Green Cars of the Future Will Drink Gasoline

The popular notion is that “green cars” are electric cars. While that may be accurate, a new report from the Boston Consulting Group claims clean and efficient internal combustion-powered vehicles will dominate the green scene for the coming decade.

Internal combustion engines — gas and diesel — are getting cleaner and more efficient at a lower cost than was expected, while Electric Vehicles remain hamstrung by high costs and a limited driving range.

“Gasoline and diesel-powered vehicles are improving faster than expected and will continue to dominate the global landscape,” concluded Xavier Mosquet, BCG senior partner.

“Electric cars will undoubtedly play an increasingly large role in many countries’ plans in the decades ahead as energy independence and environmental concerns intensify,” he continued. “But they will gain only modest ground to 2020.”

Fuel economy can improve by about 40 percent compared to today’s cars, at a cost of between $2,000 and $2,400, according to the report, entitled “Powering Autos to 2020: the Era of the Electric Car?” The improvement will come as the result of advances in combustion technology, transmissions, weight reduction, aerodynamics and power management.

Battery costs will plummet by 64 percent over the same period, but even that reduction will leave a minimal 20 kilowatt/hour pack at $9,600 in 2020, and a bigger battery will be needed for a truly customer-friendly driving range. As a result, just 2 percent of American drivers will choose an electric vehicle in 2020, the report predicts.

Chinese and European buyers are expected to be more receptive to EVs. Forecast market penetration of EVs in China at the same time is 7 percent and 8 percent of European car sales will be electric. A larger market in China means that even with its slightly lower percentage of EVs, it will be the largest market in total sales.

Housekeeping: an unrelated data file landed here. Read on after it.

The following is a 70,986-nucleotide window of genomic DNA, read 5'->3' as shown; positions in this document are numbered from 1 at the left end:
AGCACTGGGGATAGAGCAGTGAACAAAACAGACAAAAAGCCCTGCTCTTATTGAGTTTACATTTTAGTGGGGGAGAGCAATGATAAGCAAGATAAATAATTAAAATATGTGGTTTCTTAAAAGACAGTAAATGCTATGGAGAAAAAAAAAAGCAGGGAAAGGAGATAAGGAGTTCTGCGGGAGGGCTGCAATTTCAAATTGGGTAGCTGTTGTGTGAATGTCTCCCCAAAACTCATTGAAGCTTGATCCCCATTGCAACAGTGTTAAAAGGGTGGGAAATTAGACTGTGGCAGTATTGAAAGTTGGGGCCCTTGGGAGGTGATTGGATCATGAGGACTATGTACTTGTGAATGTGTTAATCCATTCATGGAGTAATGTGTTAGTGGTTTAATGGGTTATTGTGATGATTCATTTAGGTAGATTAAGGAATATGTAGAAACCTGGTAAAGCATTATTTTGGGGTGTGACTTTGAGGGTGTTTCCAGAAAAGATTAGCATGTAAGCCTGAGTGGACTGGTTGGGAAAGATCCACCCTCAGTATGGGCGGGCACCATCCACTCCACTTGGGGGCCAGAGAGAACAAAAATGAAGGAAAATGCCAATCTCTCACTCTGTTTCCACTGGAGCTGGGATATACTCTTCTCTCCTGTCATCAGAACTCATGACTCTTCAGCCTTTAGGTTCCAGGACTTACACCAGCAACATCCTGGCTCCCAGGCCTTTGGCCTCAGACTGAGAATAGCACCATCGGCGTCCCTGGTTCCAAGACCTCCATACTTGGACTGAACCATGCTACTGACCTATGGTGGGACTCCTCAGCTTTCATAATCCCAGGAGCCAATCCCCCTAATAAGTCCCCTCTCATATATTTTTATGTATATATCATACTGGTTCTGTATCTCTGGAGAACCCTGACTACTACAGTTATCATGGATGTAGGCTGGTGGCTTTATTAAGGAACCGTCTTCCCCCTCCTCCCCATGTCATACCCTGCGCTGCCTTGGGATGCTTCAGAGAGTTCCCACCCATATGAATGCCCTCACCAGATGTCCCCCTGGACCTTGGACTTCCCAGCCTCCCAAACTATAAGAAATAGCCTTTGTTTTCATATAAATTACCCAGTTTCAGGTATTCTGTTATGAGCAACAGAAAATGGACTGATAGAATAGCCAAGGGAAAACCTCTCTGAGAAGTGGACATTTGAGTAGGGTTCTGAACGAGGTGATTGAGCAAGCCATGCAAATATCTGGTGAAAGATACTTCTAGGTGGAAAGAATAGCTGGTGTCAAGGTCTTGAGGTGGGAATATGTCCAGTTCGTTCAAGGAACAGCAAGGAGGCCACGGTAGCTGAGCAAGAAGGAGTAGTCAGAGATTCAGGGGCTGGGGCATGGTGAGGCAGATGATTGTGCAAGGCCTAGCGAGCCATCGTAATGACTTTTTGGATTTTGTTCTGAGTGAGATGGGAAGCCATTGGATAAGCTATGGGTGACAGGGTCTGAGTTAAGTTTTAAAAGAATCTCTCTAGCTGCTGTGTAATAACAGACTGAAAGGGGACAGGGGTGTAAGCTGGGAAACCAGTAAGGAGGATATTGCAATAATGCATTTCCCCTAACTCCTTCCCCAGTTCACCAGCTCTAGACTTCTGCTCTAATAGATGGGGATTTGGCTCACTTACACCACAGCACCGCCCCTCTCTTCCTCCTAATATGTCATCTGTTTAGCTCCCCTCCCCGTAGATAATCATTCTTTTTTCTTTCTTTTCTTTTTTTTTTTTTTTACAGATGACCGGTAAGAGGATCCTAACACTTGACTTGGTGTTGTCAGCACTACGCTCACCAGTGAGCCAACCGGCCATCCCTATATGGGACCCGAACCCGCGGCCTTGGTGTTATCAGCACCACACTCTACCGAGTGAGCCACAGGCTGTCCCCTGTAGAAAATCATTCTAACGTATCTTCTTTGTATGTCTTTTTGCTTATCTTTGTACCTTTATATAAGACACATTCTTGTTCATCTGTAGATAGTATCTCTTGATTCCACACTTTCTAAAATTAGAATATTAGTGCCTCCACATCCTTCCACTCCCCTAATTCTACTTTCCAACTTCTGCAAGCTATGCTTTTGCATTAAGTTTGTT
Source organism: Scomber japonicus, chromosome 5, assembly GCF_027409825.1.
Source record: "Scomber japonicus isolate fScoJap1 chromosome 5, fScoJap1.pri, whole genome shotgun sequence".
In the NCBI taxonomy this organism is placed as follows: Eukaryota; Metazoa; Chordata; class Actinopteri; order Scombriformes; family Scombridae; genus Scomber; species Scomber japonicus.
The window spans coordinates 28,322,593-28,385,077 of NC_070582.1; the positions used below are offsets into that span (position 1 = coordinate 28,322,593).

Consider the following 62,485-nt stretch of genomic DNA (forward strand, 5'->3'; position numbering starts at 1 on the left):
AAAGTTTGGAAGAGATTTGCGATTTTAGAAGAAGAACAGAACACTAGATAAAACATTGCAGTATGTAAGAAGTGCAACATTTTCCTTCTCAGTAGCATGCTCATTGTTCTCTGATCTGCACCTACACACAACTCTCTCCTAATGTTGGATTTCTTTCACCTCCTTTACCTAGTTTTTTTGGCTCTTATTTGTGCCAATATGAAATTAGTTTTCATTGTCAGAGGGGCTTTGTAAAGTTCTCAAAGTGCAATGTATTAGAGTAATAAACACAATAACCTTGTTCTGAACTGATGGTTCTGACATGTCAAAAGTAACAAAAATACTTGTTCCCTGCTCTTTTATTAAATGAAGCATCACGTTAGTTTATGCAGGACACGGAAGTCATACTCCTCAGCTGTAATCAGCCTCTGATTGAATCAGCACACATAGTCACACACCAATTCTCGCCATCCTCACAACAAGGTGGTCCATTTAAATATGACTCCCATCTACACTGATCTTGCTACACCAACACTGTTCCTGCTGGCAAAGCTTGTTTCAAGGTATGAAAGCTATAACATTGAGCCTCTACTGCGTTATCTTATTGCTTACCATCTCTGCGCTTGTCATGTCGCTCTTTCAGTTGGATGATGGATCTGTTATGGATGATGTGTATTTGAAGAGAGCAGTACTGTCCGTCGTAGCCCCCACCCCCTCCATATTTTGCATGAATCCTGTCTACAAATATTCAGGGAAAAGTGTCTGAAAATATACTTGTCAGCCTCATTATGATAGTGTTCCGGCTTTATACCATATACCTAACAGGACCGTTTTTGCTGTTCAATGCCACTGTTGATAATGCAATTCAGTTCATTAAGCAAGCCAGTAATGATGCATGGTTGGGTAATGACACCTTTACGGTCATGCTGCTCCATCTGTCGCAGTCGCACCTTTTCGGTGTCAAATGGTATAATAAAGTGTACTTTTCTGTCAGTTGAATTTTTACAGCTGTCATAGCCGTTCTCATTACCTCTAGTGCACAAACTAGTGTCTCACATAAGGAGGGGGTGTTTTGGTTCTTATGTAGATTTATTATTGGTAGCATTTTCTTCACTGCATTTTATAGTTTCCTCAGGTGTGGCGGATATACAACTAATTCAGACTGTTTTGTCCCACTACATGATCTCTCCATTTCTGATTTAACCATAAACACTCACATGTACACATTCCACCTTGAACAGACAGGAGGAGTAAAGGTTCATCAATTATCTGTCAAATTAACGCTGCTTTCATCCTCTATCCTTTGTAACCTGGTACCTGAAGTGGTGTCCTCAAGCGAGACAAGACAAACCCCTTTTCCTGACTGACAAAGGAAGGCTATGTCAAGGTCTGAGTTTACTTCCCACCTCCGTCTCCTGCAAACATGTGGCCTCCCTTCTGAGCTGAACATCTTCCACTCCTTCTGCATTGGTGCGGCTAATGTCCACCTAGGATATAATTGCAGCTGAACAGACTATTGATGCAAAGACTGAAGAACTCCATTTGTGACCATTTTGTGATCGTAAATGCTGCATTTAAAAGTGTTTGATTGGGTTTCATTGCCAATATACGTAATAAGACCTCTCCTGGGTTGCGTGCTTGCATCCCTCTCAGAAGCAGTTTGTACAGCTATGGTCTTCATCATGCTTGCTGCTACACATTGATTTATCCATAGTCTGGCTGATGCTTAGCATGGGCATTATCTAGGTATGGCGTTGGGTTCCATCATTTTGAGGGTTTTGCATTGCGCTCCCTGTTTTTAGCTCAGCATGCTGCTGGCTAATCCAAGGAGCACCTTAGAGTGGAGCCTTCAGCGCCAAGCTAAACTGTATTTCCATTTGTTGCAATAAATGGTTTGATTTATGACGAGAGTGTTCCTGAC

Even at their higher cost, EVs will find a receptive market among environmentalists who will take on the additional expense. BCG estimates that 13 percent of Chinese drivers fall in that category, compared to 9 percent of Europeans and 6 percent of Americans.
Increasing low-cost domestic supplies of natural gas make it a rising star, too. “[Compressed natural gas] could expand beyond its current strongholds with transit buses and airport shuttles and see growing adoption by delivery vehicles, government fleets and taxies,” the report observed.

Of course, even the most well-researched predictions of future events can be rendered obsolete by dramatic unforeseen changes, such as a substantial change in the cost of oil or a new dictate by Chinese policymakers. For example, a spike in oil prices to $250 a barrel would spark increased government and consumer support for EVs.

But the effectiveness of government policies alone is suspect, points out report co-author Marco Gerrits. The Chinese government plans for 500,000 EVs on the road by 2015 and 5 million of them by 2020. As is typically the case in planned economies, reality isn’t following the script. Despite Chinese central government subsidies of as much as $9,000, only 2,000 consumers bought electric cars in 2010.

“To secure a higher adoption of EVs, China’s government may resort to measures beyond the current incentives — for example, driving restrictions on non-electric cars,” suggested Gerrits. “This makes the Chinese market a major wildcard.”

The popularity of electric cars in the Chinese market is relevant to American drivers because the production volumes could help make EVs more cost-effective in the U.S. It is also possible that large volumes of the raw materials and components needed to supply the Chinese market with electric cars could have the opposite effect, making EVs more expensive than they would otherwise be because of supply shortages. — Dan Carney, Motor Matters

Manufacturer photo: As internal-combustion engine development leads to cleaner and more efficient engines, the green car of the future will include gasoline vehicles. The 2011 midsize sedan Chevrolet Cruze Eco achieves 42 mpg highway and starts at $19,175. The Chevy Volt, priced at $40,820 (before tax credit) is the world’s first mass-produced electric vehicle with extended range gasoline engine. The Volt delivers between 25 and 50 miles of electric driving with a battery and up to 344 miles of extended range with an onboard 1.4L engine.

Copyright, AutoWriters Associates Inc., 2011

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